Neither the White house nor the Pentagon would comment on the report.
Saturday night, a six-member International Red Cross team arrived in Algeria. The team leader, Jean Hoeflmger who took part in the recent exchange of Palestinian and Israeli prisoners, told reporters the delagation had come at the request of U S. and Algerian officials ‘on a purely humanitarian basis.”
The sky pirates also set a new deadline for meeting their principal demand, the release of Arab prisoners held by Israel.
If Israel does not free 700 prisoners by 9 a m. GMT Sunday 15 a m. EDT» the hijackers told Algerian negotiators they would “leave Algiers for another destination and the price will be paid,” the official Algerian news agency reported It said the gunmen did not specify what action they would take There were conflicting reports about the number of hijackers and the number of hostages still on the Boeing 727, which was commandeered Friday with 153 people
aboard after taking off from Athens, Greece, en route to Rome.
David Venz, a TWA spokesman in New York City, said there were more than 12 hijackers on the jetliner The U.S. ambassador in Algiers. Michael H. Newlin, said he thought there were four. Earlier, it was believed there were only two.
One of the passengers freed in Algiers, Christine Cooke, from Boston, Mass , said that on the second stop in Beirut, “about six more guys (hijackers) ran onto the plane They were heavily armed .’’ Venz also said there were 43 people still held aboard the plane, all believed to be American men But another TWA spokesperson in New York. Sally McElwreath, said: The
numbers are very tricky, but according to my count there should be 49 passengers and three crew, plus the hijackers.”
And in Washington, State Department spokesman Tom Krajeski said it was believed the hijackers still hold 51 or 52 hostages, including three crewmen.
The hijackers said in a communique reiterating their demands earned by the Algerian news agency, that they still held about 40” captives
The hijackers freed 53 passengers, mostly women and the elderly, and the five female flight attendants rn
See HIJACK. Page 12A
258 (same) 400 (down 27) 536 (down 6) 624 58 (down OD 909 42 (down 02)
Note Eof the first time in more than thine years, the level of Canyon Lake is above the conservation pool level of 909 teat above mean sea level Release rates are now determined by the Fort Worth hydrology department of the Army Corps of Engineers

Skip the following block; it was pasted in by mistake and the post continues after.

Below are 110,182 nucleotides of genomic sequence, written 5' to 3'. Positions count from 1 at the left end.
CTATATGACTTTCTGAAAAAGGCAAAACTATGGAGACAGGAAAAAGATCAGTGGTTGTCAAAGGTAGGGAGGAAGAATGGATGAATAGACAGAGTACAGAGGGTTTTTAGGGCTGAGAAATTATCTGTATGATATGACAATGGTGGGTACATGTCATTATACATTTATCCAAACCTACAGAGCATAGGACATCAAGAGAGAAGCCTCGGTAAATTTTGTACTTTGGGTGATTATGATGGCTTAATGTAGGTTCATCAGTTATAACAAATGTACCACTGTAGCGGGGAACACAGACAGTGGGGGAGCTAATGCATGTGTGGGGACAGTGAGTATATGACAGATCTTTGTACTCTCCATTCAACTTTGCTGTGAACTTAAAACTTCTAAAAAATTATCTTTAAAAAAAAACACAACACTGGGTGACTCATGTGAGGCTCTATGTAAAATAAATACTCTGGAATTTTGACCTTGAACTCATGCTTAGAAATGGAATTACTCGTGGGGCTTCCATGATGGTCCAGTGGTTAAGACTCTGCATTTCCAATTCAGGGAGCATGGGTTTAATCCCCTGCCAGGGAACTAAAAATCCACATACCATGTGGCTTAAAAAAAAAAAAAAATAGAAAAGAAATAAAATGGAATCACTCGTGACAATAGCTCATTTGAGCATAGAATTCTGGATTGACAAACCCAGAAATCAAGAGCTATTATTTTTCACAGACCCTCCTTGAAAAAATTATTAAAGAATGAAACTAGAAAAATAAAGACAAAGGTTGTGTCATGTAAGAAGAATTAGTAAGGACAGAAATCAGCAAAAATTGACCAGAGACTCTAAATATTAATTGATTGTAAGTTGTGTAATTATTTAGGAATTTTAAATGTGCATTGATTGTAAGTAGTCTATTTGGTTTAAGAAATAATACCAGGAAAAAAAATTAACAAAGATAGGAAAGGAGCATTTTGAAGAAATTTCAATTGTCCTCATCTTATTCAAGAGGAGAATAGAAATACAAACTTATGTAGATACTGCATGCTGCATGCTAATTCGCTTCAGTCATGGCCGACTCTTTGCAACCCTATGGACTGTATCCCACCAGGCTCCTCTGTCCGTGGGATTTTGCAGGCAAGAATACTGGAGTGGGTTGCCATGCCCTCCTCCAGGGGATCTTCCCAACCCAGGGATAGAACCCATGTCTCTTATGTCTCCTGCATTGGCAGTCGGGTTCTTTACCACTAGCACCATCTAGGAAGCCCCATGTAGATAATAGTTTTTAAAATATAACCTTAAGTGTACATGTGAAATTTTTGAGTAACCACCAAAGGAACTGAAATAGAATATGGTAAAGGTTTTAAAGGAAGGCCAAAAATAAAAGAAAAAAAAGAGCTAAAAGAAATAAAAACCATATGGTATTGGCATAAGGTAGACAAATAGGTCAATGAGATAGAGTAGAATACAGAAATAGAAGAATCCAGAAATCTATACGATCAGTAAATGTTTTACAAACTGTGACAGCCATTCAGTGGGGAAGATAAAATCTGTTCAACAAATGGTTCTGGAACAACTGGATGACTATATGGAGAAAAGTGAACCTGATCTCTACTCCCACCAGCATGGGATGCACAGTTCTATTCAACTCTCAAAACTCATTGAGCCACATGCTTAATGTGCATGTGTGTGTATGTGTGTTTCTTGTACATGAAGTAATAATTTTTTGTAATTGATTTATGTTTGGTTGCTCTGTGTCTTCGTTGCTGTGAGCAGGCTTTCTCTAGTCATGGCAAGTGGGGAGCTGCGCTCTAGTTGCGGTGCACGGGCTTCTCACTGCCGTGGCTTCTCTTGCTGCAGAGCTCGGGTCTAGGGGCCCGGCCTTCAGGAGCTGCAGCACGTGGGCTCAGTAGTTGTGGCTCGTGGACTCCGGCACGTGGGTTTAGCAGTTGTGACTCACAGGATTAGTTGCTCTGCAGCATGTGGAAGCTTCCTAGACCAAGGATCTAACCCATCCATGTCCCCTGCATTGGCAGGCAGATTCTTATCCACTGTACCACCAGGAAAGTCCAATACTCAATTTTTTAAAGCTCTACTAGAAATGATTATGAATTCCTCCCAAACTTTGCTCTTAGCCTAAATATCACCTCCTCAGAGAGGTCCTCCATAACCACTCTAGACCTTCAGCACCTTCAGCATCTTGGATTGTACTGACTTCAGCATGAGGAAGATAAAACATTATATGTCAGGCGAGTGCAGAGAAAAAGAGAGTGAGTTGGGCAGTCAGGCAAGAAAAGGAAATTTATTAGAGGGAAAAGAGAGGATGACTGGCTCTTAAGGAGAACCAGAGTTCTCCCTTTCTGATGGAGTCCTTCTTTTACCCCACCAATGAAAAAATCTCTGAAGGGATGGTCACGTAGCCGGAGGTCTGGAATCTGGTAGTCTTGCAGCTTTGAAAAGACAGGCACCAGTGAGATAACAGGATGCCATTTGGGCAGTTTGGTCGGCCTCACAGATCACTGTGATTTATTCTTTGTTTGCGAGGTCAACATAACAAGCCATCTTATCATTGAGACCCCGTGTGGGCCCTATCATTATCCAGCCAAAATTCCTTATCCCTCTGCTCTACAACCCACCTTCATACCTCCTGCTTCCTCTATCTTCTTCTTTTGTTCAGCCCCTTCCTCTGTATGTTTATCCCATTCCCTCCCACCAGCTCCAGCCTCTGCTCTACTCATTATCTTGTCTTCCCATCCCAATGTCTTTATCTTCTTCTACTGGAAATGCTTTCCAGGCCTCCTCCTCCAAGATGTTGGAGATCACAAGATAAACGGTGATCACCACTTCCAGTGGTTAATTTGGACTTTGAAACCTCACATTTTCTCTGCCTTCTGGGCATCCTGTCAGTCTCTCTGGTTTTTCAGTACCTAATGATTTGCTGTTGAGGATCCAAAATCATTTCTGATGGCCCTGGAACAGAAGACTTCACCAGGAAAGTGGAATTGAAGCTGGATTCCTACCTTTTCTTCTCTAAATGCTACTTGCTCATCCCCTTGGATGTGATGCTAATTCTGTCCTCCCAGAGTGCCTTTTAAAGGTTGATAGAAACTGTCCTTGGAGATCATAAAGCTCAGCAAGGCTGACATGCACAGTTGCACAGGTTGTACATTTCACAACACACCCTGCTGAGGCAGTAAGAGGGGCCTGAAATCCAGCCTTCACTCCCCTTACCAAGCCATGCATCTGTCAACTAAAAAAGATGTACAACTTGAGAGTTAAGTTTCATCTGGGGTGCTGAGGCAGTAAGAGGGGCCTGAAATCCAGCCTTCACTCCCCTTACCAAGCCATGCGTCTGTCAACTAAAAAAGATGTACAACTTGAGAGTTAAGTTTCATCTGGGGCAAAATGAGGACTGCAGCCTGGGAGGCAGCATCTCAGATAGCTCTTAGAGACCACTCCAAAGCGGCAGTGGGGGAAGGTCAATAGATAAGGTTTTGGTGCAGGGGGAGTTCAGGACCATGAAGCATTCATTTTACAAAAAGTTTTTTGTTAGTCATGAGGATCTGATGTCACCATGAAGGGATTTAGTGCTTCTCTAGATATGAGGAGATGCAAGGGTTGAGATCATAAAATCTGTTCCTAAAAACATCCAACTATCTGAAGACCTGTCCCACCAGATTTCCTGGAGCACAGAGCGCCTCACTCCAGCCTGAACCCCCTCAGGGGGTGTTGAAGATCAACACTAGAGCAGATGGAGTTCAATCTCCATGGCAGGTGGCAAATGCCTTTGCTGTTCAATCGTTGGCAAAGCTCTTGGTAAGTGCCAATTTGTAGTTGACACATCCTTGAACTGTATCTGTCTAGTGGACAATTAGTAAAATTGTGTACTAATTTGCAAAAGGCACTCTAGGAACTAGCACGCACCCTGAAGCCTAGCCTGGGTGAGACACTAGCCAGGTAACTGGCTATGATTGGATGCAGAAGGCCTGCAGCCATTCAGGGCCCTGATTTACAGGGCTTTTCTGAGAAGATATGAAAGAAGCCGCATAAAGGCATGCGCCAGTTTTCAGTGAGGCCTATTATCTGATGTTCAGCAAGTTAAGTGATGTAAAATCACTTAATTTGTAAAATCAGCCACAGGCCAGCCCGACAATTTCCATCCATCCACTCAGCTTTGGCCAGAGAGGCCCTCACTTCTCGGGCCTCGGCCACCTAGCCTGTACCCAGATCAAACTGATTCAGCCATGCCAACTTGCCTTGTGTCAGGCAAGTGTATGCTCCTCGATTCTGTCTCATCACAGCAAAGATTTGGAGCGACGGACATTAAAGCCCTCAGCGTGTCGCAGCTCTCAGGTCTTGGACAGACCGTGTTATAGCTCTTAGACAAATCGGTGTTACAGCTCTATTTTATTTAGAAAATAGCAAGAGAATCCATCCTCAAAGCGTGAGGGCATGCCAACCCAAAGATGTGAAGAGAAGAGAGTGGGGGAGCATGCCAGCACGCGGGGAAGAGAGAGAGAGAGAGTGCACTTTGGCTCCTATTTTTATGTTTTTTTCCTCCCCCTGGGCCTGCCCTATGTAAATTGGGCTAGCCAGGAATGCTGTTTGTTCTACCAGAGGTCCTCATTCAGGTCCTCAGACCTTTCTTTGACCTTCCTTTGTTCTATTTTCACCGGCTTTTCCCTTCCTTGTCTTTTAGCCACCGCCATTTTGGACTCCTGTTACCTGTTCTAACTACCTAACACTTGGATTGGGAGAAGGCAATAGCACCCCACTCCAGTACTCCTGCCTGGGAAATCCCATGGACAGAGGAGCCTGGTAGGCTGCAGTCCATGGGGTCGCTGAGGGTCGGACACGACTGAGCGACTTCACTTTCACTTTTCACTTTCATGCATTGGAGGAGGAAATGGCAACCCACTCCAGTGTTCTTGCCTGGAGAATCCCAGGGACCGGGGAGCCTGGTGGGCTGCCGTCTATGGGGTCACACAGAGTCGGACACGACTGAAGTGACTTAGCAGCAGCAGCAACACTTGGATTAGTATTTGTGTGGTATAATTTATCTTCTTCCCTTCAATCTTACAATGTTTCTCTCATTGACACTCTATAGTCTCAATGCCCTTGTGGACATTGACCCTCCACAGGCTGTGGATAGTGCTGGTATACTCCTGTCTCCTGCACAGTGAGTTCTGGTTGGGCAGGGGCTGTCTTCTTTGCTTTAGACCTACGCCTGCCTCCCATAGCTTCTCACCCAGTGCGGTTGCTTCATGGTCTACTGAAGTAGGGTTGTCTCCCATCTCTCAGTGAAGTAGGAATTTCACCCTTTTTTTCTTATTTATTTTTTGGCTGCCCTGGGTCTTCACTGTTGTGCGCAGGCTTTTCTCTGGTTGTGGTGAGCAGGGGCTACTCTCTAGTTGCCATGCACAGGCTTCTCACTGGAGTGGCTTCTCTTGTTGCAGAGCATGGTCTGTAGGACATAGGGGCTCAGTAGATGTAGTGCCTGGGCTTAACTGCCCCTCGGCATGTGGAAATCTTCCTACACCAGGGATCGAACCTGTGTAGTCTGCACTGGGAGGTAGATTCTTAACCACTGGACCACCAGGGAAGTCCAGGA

The biggest fish is already landed, but Texas’ three NBA teams will be scrambling for some medium-sized beauts in Tuesday’s draft. For a preview, Sa* Pag* 7A.
Today s Weather
It will stay partly cloudy and warm through Monday with daytime highs in the mid-90s and overnight lows in the mid-60s Sunset today is at 8:32 p m. and sunrise Monday will be at 6 31 a rn.
BUSINESS 5 A
DEAR ABBY SB
KALEIDOSCOPE 1 8B
On the road again
FM 725 bid awarded; widening to begin next month
Work will begin next month on a major expansion of FM 725 — one of the two roads leading from here to to McQueeney and Seguin.
The two-lane highway will become a five-lane thoroughfare (with a continuous left-turn lane) from Interstate 35 to the entranie of the Iselin Plant.
From there to the county line, FM 725 will be a four-lane road, with a left-turn refuge lane right at the entrance to the plant.
The road is expected to be finished about May 1986, at which time crews will move up the road and start on the similar expansion of Texas 46 East.
"I believe we have 120 working days set up on the job,” said Bob Hasert, resident engineer with the Texas Department of Highways and Public Transportation’s local office.
He said that the highway department figures an average of 15 work days per month, then takes into account bad-weather delays in the winter.
“I’d say April, maybe May, before the project is actually finished,” he said.
“You know, really, we wind up building two roads out there,” Hasert said. “With the 10,000 cars a day that will be out there with us, we are going to have to build a separate road to move traffic.”
Two lanes will be built on the east side of FM 725 (the Iselin plant side heading toward McQueeney) first, then traffic will be re-routed to those lanes while the others are built on the the west side.
“As desirable as it might be (to close off traffic while the roads are
under construction), it is not feasible,” Hasert said.
The engineer said the entire road will end up .shifting slightly toward the east, or toward the Iselin plant side, because of the way the road has to be situated between telephone cables, utility lines, and water and sewer pipes.
The road is not the only thing that has to fit between the utility tines as the “rural section” of highway is widened and made into what Hasert calls an “urban section ”
Instead of the ditches there now, Hasert said, the wider road will have a short section of storm sewer in the vicinity of the Porter Company And, to the west of the road, slots will be cut in the curb to allow water to drain into a large ditch. To the east, water will be carried rn a gutter to the
Hasert said the road and drainage system will not solve the drainage problems in the FM 725 area. “It’s a flat area and it will have drainage problems,’’ he said. “This is not going to solve the water problem; we’re not going to drain the swamp.” However, he did say the dramage system will benefit the area by “providing them with a structure that will be capable of carrying the 100-year flood.”
The city will bear the cost of the storm sewer, th** curbing and the sidewalk that will connect with the one on Interstate 35, Hasert said.
The city’s other option would have been to buy the needed iight-of-way from property owners and businesses
See FM 725, Page 12A
Mando whiffs four in Houston, Page 6A